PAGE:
Friday, September 14, 2007

Rich But Disturbed

The offspring of America’s most affluent households enjoy the best of everything — clothes, computers, entertainment, automobiles. So why are so many of them mired in depression and neurosis? Pondering the psychological distress of many affluent adolescents recently led psychologist Suniya S. Luthar of Columbia University to scrutinize their problematic family lives.

Writing in the pages of Child Development, Luthar confronts the strangely elevated incidence of “adjustment disturbances” among children from affluent households. Why is it, she asks, that in recent surveys “affluent youth reported significantly higher levels of anxiety [than inner-city youth] across several domains and greater depression?” Why is it these well-off teens “also reported higher substance use than inner-city students?” Why is it that “the most affluent youth ... reported the least happiness and those in the lowest S[ocio] E[conomic] S[tatus] reported the most?” And why is it that “among suburban girls in the 10th grade, one in five reported clinically significant levels of depressive symptoms, reflecting rates 3 times as high as those among normative samples?”

After careful investigation of the social circumstances in which affluent youth develop their psychological problems, Luthar identifies two root causes of these problems: “excessive pressures to achieve and isolation from parents (both literal and emotional).”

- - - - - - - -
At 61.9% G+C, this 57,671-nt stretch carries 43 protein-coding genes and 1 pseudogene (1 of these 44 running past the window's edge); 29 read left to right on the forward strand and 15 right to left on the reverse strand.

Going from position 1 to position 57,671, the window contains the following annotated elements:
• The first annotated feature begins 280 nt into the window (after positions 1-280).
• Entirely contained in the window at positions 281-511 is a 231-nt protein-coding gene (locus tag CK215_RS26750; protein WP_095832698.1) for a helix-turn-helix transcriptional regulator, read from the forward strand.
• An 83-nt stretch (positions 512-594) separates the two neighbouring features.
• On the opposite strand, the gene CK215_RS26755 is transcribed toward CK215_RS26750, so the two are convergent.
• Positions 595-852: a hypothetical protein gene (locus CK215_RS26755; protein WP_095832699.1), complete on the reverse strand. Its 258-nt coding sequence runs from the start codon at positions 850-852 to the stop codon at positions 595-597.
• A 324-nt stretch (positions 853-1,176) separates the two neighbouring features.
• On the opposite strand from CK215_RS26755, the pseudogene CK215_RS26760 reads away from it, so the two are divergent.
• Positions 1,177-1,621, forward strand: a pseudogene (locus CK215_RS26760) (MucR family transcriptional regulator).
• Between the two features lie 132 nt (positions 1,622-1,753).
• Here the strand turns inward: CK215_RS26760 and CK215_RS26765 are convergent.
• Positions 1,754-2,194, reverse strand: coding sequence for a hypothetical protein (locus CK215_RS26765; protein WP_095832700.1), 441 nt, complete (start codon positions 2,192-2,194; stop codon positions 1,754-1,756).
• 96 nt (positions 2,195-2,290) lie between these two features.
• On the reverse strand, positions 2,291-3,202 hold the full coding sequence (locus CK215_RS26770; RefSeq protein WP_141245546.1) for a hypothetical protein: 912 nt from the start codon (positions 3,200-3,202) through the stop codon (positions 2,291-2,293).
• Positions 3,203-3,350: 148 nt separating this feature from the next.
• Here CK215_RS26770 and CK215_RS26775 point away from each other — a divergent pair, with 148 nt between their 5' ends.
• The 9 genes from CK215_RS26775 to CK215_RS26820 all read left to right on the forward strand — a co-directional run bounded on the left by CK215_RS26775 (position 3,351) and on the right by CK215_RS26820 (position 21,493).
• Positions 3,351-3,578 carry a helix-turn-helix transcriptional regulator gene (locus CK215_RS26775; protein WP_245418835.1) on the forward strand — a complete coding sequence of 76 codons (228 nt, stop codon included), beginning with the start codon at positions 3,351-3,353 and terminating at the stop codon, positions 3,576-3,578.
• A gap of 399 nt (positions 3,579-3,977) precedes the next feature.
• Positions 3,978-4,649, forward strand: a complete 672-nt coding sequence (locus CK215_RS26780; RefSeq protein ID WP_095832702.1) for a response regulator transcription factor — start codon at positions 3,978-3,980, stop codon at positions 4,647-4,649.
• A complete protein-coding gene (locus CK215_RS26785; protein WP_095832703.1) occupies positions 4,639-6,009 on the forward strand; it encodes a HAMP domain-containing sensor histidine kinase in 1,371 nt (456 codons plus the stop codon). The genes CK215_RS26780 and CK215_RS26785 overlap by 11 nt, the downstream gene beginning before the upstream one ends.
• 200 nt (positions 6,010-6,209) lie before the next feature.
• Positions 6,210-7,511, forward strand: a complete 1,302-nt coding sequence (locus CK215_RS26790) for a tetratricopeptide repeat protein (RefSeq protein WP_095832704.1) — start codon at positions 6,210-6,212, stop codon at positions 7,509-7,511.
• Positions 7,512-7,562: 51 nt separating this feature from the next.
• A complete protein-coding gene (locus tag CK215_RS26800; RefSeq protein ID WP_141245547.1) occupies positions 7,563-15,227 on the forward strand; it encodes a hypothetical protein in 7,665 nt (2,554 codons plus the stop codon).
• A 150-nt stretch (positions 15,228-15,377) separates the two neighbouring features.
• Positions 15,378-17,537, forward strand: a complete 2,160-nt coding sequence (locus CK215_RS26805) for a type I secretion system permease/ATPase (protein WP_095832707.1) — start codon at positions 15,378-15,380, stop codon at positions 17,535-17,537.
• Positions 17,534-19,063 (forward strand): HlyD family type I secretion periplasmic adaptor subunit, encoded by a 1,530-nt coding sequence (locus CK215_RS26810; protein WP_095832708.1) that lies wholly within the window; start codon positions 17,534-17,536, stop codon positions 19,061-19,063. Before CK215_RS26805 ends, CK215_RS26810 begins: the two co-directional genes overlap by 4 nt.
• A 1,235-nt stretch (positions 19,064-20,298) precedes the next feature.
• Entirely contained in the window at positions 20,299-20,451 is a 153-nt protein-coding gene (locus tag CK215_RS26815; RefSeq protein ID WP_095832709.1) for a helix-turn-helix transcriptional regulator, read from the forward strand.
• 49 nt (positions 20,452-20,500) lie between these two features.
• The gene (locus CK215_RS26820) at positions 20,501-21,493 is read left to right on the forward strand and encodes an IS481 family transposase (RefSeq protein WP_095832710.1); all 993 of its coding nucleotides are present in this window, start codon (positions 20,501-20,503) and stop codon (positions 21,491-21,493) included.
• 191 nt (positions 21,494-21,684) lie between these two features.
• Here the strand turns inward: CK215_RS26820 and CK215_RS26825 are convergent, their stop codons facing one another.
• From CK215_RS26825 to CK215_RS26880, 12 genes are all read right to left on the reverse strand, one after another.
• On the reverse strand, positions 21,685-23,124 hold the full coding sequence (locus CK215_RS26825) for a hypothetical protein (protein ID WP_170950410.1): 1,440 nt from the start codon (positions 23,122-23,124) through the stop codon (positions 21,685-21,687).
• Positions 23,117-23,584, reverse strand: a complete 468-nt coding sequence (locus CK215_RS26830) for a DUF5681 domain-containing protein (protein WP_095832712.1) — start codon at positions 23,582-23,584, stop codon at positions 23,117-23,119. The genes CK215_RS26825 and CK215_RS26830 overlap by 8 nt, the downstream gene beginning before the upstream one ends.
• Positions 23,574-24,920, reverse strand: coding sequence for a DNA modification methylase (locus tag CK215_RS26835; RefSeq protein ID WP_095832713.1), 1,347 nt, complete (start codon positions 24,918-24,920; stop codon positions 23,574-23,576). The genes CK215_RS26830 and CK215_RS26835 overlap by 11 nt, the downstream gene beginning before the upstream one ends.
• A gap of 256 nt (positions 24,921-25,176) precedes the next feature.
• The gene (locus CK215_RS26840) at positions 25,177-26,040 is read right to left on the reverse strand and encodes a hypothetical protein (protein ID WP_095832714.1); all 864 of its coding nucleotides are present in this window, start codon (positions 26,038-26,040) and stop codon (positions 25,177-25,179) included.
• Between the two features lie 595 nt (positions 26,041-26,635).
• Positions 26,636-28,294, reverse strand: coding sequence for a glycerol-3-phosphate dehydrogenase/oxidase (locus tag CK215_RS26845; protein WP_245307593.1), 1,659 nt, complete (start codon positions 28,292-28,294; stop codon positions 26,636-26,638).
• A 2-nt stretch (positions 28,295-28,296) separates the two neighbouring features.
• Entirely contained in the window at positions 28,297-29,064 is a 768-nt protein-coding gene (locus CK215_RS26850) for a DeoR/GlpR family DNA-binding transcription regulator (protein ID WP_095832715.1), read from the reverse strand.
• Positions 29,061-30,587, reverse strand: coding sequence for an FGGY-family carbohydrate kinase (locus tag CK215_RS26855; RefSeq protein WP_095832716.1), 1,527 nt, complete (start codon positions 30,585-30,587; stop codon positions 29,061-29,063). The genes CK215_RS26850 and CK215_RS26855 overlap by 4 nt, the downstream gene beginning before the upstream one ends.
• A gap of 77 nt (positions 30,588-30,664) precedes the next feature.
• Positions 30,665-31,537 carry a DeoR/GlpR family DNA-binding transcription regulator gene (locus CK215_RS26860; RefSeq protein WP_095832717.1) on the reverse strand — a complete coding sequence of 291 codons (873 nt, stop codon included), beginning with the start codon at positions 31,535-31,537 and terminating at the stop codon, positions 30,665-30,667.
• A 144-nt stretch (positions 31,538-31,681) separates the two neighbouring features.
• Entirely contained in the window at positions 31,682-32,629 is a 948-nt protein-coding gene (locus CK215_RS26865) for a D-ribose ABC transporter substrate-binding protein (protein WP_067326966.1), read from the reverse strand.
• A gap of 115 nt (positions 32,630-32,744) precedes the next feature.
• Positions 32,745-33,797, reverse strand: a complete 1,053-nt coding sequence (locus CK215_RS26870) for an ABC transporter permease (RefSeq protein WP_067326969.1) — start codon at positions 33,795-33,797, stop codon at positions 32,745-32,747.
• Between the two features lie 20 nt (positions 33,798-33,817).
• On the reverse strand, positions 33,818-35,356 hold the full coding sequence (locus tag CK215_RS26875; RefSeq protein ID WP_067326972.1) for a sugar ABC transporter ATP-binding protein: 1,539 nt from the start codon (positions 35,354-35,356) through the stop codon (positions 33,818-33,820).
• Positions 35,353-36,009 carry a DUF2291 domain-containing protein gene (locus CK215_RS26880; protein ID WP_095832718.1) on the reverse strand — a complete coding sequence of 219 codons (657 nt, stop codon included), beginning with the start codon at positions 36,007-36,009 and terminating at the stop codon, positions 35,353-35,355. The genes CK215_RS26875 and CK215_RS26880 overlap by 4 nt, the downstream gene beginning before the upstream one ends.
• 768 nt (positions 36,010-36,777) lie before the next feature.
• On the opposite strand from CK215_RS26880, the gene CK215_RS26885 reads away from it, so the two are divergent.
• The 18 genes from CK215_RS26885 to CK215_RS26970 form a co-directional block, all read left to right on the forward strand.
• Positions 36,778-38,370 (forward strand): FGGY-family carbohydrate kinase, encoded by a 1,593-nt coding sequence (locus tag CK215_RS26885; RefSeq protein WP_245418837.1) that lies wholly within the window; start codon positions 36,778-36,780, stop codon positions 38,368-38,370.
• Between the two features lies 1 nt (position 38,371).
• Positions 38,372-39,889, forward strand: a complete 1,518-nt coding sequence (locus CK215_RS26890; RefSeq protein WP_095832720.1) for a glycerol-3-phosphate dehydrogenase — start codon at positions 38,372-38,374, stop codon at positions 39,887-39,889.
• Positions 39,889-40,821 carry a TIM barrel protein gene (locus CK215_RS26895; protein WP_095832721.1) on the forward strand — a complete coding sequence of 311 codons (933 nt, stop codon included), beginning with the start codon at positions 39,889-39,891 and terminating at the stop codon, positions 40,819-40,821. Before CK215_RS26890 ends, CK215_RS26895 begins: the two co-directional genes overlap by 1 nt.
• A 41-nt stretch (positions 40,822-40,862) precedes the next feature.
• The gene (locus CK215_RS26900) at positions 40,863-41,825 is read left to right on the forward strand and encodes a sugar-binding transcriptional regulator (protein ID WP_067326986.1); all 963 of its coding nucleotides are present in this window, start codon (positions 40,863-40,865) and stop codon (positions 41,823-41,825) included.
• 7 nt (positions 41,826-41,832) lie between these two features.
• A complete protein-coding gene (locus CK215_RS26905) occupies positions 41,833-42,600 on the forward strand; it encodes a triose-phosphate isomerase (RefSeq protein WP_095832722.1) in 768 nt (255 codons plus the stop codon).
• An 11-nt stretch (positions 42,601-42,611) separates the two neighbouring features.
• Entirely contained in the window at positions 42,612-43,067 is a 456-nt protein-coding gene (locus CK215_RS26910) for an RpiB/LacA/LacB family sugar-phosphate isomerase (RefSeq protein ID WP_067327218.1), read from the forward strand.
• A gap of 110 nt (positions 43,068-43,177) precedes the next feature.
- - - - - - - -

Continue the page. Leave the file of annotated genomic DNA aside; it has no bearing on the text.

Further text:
To explain the “isolation from parents” that Luthar implicates as a cause of psychological malaise among affluent teens, she looks closely at these teens’ home lives. Many of these teens, she notes, come from families characterized by “high use of market-based services” and only “low levels of cooperation for shared goals” pursued together by family members “outside the marketplace.” Predictably enough Luthar sees in these families “growing use of the market to acquire child care and other services historically provided by family and neighbors.” Because of their families’ reliance on market-based services, “children in wealthy families are often cared for by housekeepers or nannies.”

Though Luther detects profound psychological difficulties for teens left in the care of housekeepers, she sees even greater difficulties for those left entirely to their own devices. “Junior high students from upper-income families,” she remarks, “are often alone at home for several hours a week.”

In this era of two-career households, Luthar traces “the erosion of family-time together” to “the demands of affluent parents’ career obligations.” Those demands probably help explain why in recent surveys of American adolescents, “closeness to parents was inversely linked with household income.”

But parental careerism is not the only reason many teens now feel isolated from their parents: Luther notes how “the divorce rate doubled” in the second half of the 20th-century, so helping to create a “social recession” paradoxically linked to “material prosperity.”

Luther acknowledges that even if they are vaguely aware of some of the costs, many upper-class parents are “reluctant to give up their high-paying careers” because doing so “could imply reductions in opportunities for their children.”

But the opportunity psychologically distressed children may most need may be simply that of spending more time with their parents.

(Source: Suniya S. Luthar, “The Culture of Affluence: Psychological Costs of Material Wealth,” Child Development 74 [2003]: 1581-1593.)

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